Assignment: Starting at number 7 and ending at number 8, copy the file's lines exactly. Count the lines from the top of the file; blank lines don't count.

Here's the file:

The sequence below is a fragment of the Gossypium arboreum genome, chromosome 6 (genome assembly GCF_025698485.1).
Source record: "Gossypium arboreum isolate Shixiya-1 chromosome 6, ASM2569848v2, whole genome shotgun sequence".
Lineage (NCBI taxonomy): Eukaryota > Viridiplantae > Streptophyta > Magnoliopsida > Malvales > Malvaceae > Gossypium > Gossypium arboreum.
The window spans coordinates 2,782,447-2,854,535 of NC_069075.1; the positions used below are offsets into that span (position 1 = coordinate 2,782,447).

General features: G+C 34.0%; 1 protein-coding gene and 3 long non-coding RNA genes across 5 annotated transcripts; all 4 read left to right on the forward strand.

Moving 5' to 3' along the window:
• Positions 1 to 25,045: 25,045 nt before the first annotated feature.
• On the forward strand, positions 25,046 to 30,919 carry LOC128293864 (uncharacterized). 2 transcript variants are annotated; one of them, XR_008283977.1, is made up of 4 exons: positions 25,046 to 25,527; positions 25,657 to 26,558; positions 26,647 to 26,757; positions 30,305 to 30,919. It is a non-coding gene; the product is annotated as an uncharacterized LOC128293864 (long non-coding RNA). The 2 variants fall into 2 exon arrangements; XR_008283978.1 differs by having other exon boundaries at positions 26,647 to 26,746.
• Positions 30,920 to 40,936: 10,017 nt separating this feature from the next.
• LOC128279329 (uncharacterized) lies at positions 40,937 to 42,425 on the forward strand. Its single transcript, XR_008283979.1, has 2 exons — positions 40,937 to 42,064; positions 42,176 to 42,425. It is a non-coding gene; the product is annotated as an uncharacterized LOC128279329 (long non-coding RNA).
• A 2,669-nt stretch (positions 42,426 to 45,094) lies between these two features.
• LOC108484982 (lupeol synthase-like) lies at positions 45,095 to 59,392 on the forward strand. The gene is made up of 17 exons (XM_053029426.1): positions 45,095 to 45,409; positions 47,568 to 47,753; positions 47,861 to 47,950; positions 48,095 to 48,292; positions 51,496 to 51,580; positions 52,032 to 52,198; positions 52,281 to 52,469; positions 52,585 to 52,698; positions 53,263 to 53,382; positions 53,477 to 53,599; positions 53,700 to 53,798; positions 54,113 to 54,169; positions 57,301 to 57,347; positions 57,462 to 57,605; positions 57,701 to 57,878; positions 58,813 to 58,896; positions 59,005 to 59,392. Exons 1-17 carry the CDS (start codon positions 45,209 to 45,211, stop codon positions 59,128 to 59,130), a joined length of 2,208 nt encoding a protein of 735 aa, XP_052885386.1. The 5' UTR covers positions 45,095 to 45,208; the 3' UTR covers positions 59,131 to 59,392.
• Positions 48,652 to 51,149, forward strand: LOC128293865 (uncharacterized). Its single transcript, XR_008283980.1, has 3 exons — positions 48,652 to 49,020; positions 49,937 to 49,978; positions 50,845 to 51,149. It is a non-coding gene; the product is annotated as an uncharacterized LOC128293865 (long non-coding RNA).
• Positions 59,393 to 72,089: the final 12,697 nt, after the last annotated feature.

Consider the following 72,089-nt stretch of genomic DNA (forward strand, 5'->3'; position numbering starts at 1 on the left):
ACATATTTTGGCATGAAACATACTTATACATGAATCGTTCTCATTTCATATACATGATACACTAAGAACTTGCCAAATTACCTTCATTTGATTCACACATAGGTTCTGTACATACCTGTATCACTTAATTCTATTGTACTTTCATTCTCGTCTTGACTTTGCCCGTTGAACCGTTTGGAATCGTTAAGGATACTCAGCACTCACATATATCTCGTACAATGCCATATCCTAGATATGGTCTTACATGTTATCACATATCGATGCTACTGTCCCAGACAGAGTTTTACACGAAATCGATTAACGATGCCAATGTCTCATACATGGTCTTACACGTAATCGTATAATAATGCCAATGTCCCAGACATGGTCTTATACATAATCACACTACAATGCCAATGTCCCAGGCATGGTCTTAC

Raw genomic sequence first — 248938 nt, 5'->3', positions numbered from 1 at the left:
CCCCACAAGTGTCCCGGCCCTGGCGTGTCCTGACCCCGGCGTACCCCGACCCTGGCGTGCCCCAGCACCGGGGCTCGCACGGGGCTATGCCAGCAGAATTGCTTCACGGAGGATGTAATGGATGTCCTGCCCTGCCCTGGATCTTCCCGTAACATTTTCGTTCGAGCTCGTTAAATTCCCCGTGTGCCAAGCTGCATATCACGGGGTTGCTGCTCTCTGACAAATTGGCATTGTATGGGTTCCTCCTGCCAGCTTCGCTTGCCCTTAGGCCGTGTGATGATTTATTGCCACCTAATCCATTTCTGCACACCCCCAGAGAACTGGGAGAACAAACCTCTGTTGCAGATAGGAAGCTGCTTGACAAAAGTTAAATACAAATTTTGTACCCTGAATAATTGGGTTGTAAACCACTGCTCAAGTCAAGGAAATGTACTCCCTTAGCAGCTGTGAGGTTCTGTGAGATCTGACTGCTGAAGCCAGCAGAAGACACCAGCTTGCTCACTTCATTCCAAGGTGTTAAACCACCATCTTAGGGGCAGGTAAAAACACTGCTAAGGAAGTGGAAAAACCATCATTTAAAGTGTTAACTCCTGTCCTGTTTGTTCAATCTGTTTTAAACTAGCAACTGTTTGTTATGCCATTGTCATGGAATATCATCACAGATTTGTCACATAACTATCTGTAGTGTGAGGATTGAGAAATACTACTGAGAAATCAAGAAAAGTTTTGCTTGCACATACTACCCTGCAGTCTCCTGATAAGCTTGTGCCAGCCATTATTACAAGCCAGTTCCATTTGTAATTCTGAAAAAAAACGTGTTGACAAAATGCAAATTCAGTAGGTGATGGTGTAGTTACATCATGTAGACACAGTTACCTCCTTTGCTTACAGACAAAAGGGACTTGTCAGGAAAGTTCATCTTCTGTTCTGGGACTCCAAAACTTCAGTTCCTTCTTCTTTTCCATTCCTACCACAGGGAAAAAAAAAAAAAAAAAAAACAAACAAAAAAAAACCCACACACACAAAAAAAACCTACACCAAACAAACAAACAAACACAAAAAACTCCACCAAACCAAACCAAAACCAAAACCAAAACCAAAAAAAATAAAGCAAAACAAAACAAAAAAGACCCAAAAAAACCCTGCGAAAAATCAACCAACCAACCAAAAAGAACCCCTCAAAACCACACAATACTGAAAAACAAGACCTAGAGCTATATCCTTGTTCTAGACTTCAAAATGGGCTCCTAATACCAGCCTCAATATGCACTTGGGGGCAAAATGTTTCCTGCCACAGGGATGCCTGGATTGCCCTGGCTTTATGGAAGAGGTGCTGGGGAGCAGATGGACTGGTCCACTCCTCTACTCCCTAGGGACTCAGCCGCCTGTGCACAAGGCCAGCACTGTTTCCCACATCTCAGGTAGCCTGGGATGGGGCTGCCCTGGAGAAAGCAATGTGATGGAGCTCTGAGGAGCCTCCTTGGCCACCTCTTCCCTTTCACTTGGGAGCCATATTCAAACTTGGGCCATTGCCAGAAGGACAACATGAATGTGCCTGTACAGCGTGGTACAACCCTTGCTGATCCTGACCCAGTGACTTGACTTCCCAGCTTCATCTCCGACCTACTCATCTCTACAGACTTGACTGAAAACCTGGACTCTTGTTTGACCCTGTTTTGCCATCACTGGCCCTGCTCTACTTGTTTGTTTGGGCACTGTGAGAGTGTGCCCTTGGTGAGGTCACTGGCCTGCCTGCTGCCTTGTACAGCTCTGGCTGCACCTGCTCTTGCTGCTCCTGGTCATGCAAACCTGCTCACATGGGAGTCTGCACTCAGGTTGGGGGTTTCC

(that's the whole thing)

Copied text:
• Positions 1 to 25,045: 25,045 nt before the first annotated feature.
• On the forward strand, positions 25,046 to 30,919 carry LOC128293864 (uncharacterized). 2 transcript variants are annotated; one of them, XR_008283977.1, is made up of 4 exons: positions 25,046 to 25,527; positions 25,657 to 26,558; positions 26,647 to 26,757; positions 30,305 to 30,919. It is a non-coding gene; the product is annotated as an uncharacterized LOC128293864 (long non-coding RNA). The 2 variants fall into 2 exon arrangements; XR_008283978.1 differs by having other exon boundaries at positions 26,647 to 26,746.